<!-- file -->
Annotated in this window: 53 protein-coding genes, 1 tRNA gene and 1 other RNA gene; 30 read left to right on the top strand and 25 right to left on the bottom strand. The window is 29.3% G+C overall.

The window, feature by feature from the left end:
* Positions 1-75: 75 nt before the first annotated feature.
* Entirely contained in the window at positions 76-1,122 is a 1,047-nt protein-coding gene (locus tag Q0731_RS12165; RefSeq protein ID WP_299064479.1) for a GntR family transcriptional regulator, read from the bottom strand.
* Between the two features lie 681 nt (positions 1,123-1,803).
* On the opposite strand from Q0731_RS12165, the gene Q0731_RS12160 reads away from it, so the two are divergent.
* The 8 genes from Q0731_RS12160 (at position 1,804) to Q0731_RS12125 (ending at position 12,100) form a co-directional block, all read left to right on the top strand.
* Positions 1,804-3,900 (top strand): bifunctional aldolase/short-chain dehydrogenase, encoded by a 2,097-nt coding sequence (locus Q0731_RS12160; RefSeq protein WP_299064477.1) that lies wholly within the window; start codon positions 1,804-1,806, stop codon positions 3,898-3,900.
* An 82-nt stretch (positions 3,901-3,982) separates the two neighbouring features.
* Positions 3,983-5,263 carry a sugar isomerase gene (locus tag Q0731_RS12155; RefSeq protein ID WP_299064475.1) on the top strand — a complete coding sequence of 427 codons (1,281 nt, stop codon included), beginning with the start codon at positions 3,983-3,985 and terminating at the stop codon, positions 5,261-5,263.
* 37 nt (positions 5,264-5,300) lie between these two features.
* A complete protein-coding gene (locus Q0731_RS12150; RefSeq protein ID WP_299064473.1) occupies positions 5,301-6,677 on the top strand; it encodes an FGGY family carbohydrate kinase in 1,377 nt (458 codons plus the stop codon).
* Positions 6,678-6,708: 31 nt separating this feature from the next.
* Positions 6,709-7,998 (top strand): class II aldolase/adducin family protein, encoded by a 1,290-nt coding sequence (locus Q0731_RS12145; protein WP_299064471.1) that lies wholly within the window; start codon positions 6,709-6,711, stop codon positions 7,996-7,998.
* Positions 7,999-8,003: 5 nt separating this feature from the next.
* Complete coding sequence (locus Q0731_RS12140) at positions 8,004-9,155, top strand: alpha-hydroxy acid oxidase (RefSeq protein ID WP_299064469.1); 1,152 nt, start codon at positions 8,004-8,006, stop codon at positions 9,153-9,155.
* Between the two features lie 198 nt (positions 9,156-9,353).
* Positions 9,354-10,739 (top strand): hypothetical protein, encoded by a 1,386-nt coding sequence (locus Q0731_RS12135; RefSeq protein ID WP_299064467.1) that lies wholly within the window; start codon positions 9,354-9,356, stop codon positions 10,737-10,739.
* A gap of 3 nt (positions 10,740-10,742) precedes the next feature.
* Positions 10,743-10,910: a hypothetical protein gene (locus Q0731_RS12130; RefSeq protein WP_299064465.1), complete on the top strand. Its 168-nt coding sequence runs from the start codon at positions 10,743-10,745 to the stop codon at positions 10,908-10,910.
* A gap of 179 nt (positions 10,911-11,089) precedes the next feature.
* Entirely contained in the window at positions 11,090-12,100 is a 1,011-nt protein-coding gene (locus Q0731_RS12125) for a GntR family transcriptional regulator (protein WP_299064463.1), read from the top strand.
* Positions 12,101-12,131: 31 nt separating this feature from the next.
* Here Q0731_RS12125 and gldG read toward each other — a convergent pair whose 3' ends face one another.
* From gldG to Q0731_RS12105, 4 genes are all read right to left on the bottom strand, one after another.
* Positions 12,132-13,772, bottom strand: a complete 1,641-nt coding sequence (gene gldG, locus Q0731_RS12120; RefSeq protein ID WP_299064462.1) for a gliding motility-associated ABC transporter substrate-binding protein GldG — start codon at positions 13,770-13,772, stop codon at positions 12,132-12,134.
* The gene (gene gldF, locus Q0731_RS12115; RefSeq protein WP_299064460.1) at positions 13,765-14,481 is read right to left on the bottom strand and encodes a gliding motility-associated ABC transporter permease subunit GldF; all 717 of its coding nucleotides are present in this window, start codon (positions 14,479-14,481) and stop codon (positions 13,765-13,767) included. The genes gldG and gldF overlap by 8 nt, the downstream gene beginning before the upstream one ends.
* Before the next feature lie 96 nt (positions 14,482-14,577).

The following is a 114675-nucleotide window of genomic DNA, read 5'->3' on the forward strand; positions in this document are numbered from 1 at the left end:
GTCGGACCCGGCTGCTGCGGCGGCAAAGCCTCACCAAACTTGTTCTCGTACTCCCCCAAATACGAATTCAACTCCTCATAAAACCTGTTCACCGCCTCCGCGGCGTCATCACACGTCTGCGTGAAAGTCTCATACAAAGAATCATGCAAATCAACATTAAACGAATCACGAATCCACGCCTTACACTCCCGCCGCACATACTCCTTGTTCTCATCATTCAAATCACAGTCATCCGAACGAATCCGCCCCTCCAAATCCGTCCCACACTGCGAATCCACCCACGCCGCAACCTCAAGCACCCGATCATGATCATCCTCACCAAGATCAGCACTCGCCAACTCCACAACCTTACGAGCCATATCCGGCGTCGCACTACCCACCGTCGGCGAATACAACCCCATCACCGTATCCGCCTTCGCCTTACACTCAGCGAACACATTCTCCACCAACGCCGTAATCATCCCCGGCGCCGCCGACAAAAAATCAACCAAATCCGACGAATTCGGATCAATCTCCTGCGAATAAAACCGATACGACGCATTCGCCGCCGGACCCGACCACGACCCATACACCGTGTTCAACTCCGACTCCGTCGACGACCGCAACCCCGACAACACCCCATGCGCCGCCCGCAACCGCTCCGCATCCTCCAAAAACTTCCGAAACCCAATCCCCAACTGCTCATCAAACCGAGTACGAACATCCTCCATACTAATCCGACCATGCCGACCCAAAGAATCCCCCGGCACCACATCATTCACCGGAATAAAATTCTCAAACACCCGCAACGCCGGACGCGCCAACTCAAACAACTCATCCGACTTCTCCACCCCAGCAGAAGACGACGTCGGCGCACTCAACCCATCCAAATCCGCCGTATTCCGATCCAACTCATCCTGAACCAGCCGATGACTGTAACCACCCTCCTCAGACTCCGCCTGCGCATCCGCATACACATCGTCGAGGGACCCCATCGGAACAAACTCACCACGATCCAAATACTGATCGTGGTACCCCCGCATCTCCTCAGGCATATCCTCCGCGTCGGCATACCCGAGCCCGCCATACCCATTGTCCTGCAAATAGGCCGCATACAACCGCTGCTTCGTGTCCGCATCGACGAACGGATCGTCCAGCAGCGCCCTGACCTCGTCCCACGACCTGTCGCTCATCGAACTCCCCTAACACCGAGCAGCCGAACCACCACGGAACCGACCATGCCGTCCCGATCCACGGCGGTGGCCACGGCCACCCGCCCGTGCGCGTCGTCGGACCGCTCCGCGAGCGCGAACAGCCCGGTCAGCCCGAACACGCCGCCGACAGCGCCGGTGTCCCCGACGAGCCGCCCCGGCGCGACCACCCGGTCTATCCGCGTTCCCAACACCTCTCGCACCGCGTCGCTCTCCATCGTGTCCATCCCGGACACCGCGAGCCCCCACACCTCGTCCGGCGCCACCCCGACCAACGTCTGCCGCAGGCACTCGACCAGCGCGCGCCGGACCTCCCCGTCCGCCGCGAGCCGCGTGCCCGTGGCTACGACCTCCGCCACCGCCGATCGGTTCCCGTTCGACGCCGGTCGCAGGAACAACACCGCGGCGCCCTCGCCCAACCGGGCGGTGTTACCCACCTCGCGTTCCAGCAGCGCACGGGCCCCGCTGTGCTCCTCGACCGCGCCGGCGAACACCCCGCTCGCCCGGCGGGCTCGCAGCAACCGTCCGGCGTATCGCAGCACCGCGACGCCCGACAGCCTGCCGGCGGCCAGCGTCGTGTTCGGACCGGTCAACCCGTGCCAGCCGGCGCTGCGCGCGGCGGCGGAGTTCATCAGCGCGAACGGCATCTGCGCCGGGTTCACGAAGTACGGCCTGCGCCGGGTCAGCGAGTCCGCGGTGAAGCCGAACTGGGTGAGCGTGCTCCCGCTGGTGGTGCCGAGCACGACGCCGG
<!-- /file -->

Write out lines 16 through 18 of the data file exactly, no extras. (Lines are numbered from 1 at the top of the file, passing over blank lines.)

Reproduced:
* Complete coding sequence (locus Q0731_RS12140) at positions 8,004-9,155, top strand: alpha-hydroxy acid oxidase (RefSeq protein ID WP_299064469.1); 1,152 nt, start codon at positions 8,004-8,006, stop codon at positions 9,153-9,155.
* Between the two features lie 198 nt (positions 9,156-9,353).
* Positions 9,354-10,739 (top strand): hypothetical protein, encoded by a 1,386-nt coding sequence (locus Q0731_RS12135; RefSeq protein ID WP_299064467.1) that lies wholly within the window; start codon positions 9,354-9,356, stop codon positions 10,737-10,739.